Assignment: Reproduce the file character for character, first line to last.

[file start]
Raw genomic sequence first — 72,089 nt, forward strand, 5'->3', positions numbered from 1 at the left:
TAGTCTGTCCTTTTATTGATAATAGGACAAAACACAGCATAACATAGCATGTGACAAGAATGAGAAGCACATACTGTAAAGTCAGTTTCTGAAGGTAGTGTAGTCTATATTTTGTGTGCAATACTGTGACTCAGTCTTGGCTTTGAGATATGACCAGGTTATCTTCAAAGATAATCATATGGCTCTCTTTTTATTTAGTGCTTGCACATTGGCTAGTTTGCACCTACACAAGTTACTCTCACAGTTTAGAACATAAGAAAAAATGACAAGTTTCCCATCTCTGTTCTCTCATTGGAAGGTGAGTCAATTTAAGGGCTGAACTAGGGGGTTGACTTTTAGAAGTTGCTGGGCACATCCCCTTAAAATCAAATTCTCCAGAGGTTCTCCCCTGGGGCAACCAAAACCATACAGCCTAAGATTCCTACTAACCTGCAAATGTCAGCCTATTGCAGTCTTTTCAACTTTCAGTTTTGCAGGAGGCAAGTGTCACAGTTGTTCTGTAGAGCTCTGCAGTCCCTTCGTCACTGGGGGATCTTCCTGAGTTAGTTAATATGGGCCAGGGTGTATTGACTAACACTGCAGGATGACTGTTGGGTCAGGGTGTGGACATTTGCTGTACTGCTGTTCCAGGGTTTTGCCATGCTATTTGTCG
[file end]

Raw genomic sequence first — 72,089 nt, forward strand, 5'->3', positions numbered from 1 at the left:
TAGTCTGTCCTTTTATTGATAATAGGACAAAACACAGCATAACATAGCATGTGACAAGAATGAGAAGCACATACTGTAAAGTCAGTTTCTGAAGGTAGTGTAGTCTATATTTTGTGTGCAATACTGTGACTCAGTCTTGGCTTTGAGATATGACCAGGTTATCTTCAAAGATAATCATATGGCTCTCTTTTTATTTAGTGCTTGCACATTGGCTAGTTTGCACCTACACAAGTTACTCTCACAGTTTAGAACATAAGAAAAAATGACAAGTTTCCCATCTCTGTTCTCTCATTGGAAGGTGAGTCAATTTAAGGGCTGAACTAGGGGGTTGACTTTTAGAAGTTGCTGGGCACATCCCCTTAAAATCAAATTCTCCAGAGGTTCTCCCCTGGGGCAACCAAAACCATACAGCCTAAGATTCCTACTAACCTGCAAATGTCAGCCTATTGCAGTCTTTTCAACTTTCAGTTTTGCAGGAGGCAAGTGTCACAGTTGTTCTGTAGAGCTCTGCAGTCCCTTCGTCACTGGGGGATCTTCCTGAGTTAGTTAATATGGGCCAGGGTGTATTGACTAACACTGCAGGATGACTGTTGGGTCAGGGTGTGGACATTTGCTGTACTGCTGTTCCAGGGTTTTGCCATGCTATTTGTCG